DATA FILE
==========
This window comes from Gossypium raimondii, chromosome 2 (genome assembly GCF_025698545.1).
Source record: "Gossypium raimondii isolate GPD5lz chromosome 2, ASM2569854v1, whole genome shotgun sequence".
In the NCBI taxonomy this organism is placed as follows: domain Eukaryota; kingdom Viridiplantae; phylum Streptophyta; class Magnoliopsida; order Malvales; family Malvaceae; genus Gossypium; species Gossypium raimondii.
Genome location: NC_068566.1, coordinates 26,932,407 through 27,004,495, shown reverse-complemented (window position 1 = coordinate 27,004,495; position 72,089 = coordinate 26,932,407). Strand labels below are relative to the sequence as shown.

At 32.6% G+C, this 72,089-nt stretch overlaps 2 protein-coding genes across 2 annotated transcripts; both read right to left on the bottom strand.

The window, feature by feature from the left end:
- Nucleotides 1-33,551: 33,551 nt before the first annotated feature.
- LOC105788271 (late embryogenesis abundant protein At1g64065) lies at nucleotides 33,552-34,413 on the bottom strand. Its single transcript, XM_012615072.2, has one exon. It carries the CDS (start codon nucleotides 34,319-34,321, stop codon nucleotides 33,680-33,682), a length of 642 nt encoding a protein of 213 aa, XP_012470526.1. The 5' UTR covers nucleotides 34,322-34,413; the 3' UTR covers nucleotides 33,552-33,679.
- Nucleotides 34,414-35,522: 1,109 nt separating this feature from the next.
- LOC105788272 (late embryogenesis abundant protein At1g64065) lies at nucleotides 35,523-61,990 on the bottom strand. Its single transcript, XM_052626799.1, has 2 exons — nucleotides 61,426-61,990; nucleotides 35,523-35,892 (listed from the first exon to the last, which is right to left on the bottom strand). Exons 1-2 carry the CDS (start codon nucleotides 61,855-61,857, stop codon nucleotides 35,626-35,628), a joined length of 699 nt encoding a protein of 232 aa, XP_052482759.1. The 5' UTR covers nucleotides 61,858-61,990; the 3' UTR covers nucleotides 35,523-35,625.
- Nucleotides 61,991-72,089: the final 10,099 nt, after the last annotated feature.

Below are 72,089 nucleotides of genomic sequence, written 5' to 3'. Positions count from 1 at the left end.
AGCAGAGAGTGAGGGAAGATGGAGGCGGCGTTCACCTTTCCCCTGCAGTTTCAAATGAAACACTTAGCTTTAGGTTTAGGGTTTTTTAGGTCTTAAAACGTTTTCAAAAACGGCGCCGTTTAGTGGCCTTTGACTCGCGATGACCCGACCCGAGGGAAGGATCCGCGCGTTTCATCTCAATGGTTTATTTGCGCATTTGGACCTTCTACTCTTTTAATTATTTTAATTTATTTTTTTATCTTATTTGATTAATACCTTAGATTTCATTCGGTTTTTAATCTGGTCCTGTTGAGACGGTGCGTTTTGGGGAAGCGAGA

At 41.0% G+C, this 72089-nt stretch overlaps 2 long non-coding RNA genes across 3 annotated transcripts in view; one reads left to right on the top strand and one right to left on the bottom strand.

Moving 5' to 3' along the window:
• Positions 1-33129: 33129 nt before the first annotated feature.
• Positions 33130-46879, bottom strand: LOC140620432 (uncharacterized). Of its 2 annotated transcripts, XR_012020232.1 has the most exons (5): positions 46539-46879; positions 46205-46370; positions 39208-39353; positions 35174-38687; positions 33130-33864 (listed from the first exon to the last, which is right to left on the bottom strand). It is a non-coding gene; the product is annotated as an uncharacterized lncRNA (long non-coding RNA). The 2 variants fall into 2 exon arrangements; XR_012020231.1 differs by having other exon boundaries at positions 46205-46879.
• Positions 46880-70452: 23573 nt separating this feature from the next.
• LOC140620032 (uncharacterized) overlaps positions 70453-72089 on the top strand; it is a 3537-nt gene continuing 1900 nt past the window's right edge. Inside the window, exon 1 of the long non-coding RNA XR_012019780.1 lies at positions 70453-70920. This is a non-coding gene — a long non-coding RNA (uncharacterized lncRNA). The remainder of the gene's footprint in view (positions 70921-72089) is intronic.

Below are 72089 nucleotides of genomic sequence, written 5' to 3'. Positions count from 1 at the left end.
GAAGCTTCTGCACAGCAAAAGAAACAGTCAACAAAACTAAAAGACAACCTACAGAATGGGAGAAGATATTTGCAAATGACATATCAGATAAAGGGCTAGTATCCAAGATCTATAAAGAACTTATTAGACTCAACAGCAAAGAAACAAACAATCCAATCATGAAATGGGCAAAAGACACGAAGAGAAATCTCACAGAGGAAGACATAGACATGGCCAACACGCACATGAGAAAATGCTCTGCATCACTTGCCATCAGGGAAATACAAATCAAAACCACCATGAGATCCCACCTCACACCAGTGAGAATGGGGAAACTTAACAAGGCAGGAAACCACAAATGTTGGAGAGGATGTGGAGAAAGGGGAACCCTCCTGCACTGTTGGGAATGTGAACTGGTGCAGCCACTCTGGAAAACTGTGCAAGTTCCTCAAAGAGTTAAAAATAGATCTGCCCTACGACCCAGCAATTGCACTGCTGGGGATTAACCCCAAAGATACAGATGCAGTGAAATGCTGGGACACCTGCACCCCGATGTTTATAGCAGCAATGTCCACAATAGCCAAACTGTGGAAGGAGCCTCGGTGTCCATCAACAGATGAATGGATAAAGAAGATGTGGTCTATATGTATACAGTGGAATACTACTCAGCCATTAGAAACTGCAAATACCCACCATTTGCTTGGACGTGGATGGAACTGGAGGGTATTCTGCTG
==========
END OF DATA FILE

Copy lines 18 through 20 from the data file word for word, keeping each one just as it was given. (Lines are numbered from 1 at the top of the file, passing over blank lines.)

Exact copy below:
• Positions 46880-70452: 23573 nt separating this feature from the next.
• LOC140620032 (uncharacterized) overlaps positions 70453-72089 on the top strand; it is a 3537-nt gene continuing 1900 nt past the window's right edge. Inside the window, exon 1 of the long non-coding RNA XR_012019780.1 lies at positions 70453-70920. This is a non-coding gene — a long non-coding RNA (uncharacterized lncRNA). The remainder of the gene's footprint in view (positions 70921-72089) is intronic.

Below are 72089 nucleotides of genomic sequence, written 5' to 3'. Positions count from 1 at the left end.